Two of them means there should be two amp through all of it connecting them. You see, we have 1.88, not quite two amps. The reason is that my wire connections are not perfect and have their own series resistance and voltage drops that reduces the current, and one last thing is that two smart guys called thevenin and norton showed that you can replace a complex circuit with ideal power supplies and Resistors like this, with simple models like this voltage supply for thevenin, or this current supply for norton ding ding ding ding. You must remember that this only works for linear circuits and all you need to do to make sure all these behave exactly the same is that their two boundary conditions must be exactly the same, which is the open circuit output and short circuit output.

Let's do an example: imagine we have a thevenin circuit and we want to convert it into a norton circuit. What we do is that we open the output, so there is no current running through this circuit and all this norton current only runs through one resistor. The open circuit voltage for this circuit is equal to the supply voltage, because no current means no voltage across the resistor, so open circuit voltage is equal to the thevenin voltage in this one. The open circuit voltage is equal to the voltage across the resistor, which is r times i just like that, and these two must be equal and when we short the output, the entire power supply voltage falls across the resistor, which means the short-circuit current is equal to This voltage divided by resistance just like this, and if we short that one all the supply current will only go through the short circuit, so the short circuit current is equal to the supply current, and these two must be equal.

So really all you need to convert this to that or that to these are these two equations and this change can make your analysis much simpler. Let's do a quick example. Imagine you have this circuit, which is pretty hard to analyze. You can simply replace this thevenin circuit with the equivalent norton circuit here and this one with the equivalent circuit here using the two equations.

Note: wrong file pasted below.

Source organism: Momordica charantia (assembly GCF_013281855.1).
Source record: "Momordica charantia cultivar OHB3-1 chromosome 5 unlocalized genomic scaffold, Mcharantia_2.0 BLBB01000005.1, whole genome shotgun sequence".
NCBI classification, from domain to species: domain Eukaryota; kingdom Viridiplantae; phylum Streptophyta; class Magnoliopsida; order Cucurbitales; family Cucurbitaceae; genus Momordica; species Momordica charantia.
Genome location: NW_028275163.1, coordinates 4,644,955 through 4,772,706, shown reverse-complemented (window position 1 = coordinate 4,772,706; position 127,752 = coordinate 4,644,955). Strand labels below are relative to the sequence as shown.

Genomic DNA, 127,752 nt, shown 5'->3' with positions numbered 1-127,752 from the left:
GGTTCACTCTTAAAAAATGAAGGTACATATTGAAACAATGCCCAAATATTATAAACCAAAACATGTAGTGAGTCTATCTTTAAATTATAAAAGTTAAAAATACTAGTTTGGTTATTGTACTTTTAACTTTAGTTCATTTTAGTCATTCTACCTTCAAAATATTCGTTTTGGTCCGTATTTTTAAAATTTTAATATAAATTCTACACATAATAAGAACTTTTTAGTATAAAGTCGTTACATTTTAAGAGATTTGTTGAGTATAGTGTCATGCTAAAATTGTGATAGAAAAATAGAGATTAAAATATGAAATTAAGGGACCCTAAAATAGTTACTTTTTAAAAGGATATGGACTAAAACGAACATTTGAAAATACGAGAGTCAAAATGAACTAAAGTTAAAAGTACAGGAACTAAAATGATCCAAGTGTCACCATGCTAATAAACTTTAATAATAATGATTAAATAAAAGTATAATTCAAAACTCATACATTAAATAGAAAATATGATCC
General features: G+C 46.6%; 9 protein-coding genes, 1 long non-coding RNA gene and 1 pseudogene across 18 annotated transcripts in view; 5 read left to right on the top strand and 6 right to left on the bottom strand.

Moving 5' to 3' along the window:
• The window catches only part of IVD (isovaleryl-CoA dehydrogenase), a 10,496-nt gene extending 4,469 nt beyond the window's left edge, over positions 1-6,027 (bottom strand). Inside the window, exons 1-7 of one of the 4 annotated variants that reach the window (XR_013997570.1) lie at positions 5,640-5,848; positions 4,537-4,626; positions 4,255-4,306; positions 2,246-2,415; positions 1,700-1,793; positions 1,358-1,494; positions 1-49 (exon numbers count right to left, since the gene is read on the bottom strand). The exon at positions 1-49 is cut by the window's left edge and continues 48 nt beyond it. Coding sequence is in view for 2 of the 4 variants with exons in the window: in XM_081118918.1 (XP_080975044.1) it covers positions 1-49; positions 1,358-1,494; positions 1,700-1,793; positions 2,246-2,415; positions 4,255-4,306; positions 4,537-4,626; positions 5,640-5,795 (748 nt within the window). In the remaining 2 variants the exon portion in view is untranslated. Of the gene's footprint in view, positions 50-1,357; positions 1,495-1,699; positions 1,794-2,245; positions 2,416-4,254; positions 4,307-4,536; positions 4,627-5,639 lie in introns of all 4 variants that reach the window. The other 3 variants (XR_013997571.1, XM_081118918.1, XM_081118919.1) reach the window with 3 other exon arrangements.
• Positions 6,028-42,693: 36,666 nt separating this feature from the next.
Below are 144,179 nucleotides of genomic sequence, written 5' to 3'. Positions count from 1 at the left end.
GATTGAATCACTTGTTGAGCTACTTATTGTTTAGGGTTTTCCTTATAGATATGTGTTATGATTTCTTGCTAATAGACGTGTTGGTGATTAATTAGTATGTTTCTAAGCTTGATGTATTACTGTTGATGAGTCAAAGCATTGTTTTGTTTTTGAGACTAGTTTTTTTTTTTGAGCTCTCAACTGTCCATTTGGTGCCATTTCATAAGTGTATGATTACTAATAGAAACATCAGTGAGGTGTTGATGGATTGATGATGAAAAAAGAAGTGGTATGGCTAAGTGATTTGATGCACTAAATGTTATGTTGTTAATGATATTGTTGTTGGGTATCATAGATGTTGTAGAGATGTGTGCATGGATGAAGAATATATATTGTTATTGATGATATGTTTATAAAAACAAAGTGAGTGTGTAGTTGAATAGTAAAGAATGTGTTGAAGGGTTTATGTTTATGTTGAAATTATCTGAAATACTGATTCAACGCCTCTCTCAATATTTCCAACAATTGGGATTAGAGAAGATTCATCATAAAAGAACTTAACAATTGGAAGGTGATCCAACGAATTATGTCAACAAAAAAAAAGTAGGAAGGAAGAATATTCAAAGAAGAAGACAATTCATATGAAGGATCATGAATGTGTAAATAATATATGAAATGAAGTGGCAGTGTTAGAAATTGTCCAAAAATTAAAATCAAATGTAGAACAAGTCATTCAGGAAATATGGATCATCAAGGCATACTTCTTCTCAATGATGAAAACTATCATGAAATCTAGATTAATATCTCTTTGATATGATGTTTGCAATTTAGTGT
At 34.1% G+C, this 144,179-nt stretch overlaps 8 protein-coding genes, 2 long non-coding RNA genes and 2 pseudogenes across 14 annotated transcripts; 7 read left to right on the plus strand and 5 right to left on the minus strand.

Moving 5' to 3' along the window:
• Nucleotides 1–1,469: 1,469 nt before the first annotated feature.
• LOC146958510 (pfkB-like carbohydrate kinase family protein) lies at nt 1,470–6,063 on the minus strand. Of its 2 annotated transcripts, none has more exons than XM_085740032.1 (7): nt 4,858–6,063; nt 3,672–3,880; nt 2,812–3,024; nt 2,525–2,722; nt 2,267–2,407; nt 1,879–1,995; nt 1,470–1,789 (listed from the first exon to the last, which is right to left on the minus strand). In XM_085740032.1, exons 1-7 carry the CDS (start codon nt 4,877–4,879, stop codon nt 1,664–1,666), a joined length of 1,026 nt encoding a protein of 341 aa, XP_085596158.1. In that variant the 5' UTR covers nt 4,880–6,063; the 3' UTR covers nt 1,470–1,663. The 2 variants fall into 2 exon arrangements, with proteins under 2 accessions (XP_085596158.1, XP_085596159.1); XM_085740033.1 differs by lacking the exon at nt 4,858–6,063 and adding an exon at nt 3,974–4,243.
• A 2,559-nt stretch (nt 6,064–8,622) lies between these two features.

I showed you earlier so now. You have three current sources and three resistors in parallel and of course, when components are all in parallel, you can move them around and it doesn't affect the circuit. So you put three current sources together and three resistors together and three current sources is equivalent to a single current source, with a current equal to the sum of all those currents. And of course i showed you how to calculate parallel resistors to get this one.

So, all of a sudden, this complicated circuit converts into that watch it that's it. These are pretty much the most important things you need to know about electronics and soon, after learning about a few more components, we can put our own circuits or possibly schematic and pcb together using my favorite software ultion. That's why i made sure that they sponsor my video really. I used a ton of different design softwares in my time before i ended up at ultim and by far that's the best software i've ever used and when they sponsor me it means i get free license.

But also you can get 30 off of your license if you use my link in the description so use it, and thanks for watching pay.

8 thoughts on “Power Supplies and Electronic Life-Hacks (ElectroBOOM101 – 009)”
  1. Avataaar/Circle Created with python_avatars BPollard86 says:

    So, we find that he needed a software license this whole time. So he went through an elaborate scheme to make a video in order to get a free one. Then he gets paid for it. We learned something while he was at it. The software company gets advertisement. Super devious. Everyone involved wins.

  2. Avataaar/Circle Created with python_avatars Sean Cullen says:

    do you havee to get HV lines run into your house there if you want to run higher power, like in nz its 240V,and even with that you still have to get generators or HV cables put in to run realy big stuff

  3. Avataaar/Circle Created with python_avatars BE- Games says:

    Here in Europe, Belgium i've always learned that ohm's law is U=IxR i guess the V you use is Volts; like you've shown V=RxI =/≠ V=IxR

  4. Avataaar/Circle Created with python_avatars Ralph Meltsner says:

    Six minutes in, that’s it. I’m downvoting, and you better buy ur mom ice cream. She’s not bad to you 10 to 1. Do you know how naughty you were when you were a kid?

    Probably no cuz you were already out and working BEFORE YOUR BRAIN WAS FINISHED! You just try handling ONE kid for 10 days (besides yourself), and if you never pick up a slipper, I’ll give you $10 on Patreon.

  5. Avataaar/Circle Created with python_avatars PFG Mako says:

    WTH, ElectroBOOM!? I judiciously studied every video and memorized all the formoolah’s by heart only to be left hanging? Where is ElectroBOOM 102 playlist? Also thank you very much for years of enjoyment! 🙃

  6. Avataaar/Circle Created with python_avatars Neobreaker says:

    Love your video's Electroboom! Would it be possible to do a video converting a modified sine wave inverter into a pure sine wave inverter?

  7. Avataaar/Circle Created with python_avatars Tamás Mihelik says:

    I just started electrical engineering at uni, and our first electronics basics lessons are about these things, so I'm pretty glad that this video was made! It really does help solidify the knowledge in me!

  8. Avataaar/Circle Created with python_avatars Friendly Creeper says:

    Is it just me or there was no booms in this video so he swapped them with slaps to amuse people?
    but he is wrong he can't amuse people that much with theory and slaps 🙁